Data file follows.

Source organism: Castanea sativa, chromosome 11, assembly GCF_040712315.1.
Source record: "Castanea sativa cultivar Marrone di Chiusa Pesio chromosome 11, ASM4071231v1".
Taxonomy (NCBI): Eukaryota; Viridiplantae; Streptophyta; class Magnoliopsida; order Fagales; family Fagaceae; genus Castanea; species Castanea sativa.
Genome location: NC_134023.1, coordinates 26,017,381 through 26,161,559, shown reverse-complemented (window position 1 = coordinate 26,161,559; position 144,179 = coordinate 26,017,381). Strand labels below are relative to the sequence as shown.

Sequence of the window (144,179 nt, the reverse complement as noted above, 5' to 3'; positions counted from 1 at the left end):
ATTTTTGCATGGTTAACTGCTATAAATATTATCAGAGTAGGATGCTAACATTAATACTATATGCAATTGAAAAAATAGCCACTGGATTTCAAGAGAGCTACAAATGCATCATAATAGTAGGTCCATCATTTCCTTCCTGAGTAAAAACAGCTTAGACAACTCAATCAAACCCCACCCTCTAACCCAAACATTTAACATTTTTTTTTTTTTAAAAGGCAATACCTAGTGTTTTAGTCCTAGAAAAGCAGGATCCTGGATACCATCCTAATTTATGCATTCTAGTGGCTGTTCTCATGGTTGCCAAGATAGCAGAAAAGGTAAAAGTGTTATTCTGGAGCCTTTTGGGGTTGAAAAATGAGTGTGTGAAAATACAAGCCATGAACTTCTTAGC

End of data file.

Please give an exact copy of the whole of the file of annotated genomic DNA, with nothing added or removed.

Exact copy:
Source organism: Castanea sativa, chromosome 11, assembly GCF_040712315.1.
Source record: "Castanea sativa cultivar Marrone di Chiusa Pesio chromosome 11, ASM4071231v1".
Taxonomy (NCBI): Eukaryota; Viridiplantae; Streptophyta; class Magnoliopsida; order Fagales; family Fagaceae; genus Castanea; species Castanea sativa.
Genome location: NC_134023.1, coordinates 26,017,381 through 26,161,559, shown reverse-complemented (window position 1 = coordinate 26,161,559; position 144,179 = coordinate 26,017,381). Strand labels below are relative to the sequence as shown.

Sequence of the window (144,179 nt, the reverse complement as noted above, 5' to 3'; positions counted from 1 at the left end):
ATTTTTGCATGGTTAACTGCTATAAATATTATCAGAGTAGGATGCTAACATTAATACTATATGCAATTGAAAAAATAGCCACTGGATTTCAAGAGAGCTACAAATGCATCATAATAGTAGGTCCATCATTTCCTTCCTGAGTAAAAACAGCTTAGACAACTCAATCAAACCCCACCCTCTAACCCAAACATTTAACATTTTTTTTTTTTTAAAAGGCAATACCTAGTGTTTTAGTCCTAGAAAAGCAGGATCCTGGATACCATCCTAATTTATGCATTCTAGTGGCTGTTCTCATGGTTGCCAAGATAGCAGAAAAGGTAAAAGTGTTATTCTGGAGCCTTTTGGGGTTGAAAAATGAGTGTGTGAAAATACAAGCCATGAACTTCTTAGC